Generations of children worldwide have grown up loving Lego and the popularity of tablets and video games will not change that, Lego CEO Jørgen Vig Knudstorp said. Photo: Justin Tallis/AFP/Scanpix
Generations of children worldwide have grown up loving Lego and the popularity of tablets and video games will not change that, the company's chief executive told AFP in an interview.
Jørgen Vig Knudstorp said he believed that the plastic, multi-coloured bricks – whose name is an abbreviation of the Danish words "leg godt", meaning "play well" – would be around for "centuries".
The company hit trouble a decade ago but is now the world's biggest maker of toys by sales, more than quadrupling its revenues in 10 years.
See also: Lego now the world's largest toy company
Far from threatening Lego's popularity, Knudstorp said the digital era offered great opportunities for the company to build its customer base even further.
"We are one of the most popular video games, we also have reached more and more customers on social media – Lego fans are gathering like never before," he said.
"In the past, children watched TV and then played with Lego. Now they play on tablets and play with Lego. The reason why they do it is that many children, and adults as well, want a real, physical experience. Even though we like to watch football or play it on a PlayStation, it's still not the same as running on the field kicking the ball," Knudstorp said.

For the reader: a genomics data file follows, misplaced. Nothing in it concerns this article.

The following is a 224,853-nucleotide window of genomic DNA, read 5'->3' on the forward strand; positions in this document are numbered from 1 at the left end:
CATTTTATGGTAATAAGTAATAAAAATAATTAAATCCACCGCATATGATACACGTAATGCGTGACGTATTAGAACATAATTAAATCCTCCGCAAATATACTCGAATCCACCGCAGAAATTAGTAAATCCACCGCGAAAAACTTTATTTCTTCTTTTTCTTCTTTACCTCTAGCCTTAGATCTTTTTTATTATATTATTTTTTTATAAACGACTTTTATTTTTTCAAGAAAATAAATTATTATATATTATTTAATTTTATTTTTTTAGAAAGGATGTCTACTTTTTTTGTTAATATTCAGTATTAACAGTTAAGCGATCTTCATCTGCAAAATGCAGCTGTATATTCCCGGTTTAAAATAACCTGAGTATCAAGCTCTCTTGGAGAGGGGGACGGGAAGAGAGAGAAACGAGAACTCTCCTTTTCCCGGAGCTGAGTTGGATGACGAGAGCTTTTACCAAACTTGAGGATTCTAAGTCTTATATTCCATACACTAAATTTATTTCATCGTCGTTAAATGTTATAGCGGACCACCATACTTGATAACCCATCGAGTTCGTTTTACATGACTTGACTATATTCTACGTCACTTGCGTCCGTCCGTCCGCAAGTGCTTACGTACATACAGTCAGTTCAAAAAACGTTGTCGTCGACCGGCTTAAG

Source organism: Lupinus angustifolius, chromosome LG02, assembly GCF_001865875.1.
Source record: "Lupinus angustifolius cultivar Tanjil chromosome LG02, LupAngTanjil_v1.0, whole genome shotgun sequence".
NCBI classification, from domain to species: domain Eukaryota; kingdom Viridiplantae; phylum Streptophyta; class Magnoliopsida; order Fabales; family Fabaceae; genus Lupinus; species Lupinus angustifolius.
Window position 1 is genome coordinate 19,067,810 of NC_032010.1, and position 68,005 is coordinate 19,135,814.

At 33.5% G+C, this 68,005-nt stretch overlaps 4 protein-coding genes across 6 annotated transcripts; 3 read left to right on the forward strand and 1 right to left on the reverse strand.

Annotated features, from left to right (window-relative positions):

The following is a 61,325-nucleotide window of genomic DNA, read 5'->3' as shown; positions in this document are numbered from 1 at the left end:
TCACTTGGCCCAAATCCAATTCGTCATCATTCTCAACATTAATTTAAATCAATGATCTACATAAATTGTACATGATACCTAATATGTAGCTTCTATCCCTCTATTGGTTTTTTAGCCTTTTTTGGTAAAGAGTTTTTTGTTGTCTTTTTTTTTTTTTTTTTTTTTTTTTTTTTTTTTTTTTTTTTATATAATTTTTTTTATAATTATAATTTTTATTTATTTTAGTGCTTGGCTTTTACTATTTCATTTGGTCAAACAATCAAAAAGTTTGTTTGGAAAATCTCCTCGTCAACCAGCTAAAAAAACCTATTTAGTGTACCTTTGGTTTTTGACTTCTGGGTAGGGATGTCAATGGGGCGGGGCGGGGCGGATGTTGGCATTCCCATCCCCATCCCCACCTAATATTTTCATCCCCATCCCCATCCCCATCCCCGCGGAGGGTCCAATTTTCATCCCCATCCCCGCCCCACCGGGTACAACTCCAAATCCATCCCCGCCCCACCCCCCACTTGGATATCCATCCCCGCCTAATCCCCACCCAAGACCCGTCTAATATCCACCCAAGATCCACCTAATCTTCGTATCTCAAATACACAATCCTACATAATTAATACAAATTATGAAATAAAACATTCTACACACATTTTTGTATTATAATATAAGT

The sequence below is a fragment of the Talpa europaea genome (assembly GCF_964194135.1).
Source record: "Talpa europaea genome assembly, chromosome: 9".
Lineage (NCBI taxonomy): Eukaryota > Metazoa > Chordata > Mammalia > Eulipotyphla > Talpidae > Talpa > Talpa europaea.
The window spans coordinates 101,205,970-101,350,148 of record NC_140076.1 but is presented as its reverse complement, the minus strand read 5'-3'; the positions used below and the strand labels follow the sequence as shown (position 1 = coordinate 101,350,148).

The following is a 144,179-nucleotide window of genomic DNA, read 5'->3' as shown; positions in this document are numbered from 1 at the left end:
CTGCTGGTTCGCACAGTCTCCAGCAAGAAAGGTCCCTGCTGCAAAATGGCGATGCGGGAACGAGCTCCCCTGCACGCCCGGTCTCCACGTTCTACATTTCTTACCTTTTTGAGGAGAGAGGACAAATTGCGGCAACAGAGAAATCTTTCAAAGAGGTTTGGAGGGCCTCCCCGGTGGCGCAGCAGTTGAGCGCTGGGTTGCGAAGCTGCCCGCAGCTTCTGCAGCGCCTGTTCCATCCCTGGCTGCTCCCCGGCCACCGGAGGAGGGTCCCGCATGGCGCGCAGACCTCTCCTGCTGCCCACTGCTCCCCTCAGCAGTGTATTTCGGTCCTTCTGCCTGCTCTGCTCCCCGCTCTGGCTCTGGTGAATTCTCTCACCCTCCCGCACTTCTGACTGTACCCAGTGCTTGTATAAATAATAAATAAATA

He was speaking as Lego, whose headquarters are in Billund, opened a fifth "main office" in London on Friday as the company seeks global growth.
One key target is Asia. As well as offices in Shanghai and Singapore, the company started building a new factory in China's Jianxing, south of Shanghai, earlier this year to build Lego products for sale in Asia.
See also: Lego lays the blocks for Asian dominance
'Please don't die'
Such an international presence is a far cry from the company's origins.
The company was founded in 1932 by Ole Kirk Kristiansen, the grandfather of the current owner, in a small workshop in Billund, and took the name Lego two years later. It started out making products like wooden ducks, while the iconic plastic brick in its present form dates back to 1958.
Lego became a major international brand from the 1960s and Legoland in Billund, now one of Denmark's biggest tourist attractions, was opened in 1968.
See also: VIDEO: A story of love and Legoland
But the group hit trouble in 2004, announcing major losses. Knudstrop was appointed that year and recalls receiving "letters from customers saying 'please don't die'."
He said that, at that stage, the company had "spread ourselves over too many areas" and was poorly run.
To turn the business around, he focused on cutting manufacturing costs, releasing the right products in tighter timeframes and "reigniting the product innovation, really working with children to make products they find more appealing".
Now the focus is on international expansion, hence the opening of the London office.
The opening coincides with the Brick 2014 fan event being held at London's giant ExCeL exhibition centre from Thursday to Sunday, featuring Lego sets, characters and construction zones.
For Knudstrop, despite the changes which he has brought and those in the digital world, the Lego brick is at the centre of what the company is about – and will remain so for years to come.
"I think the brick will stay with us for centuries because it is fundamental like football or reading a great book, telling stories," he said. "It's something that will be around forever."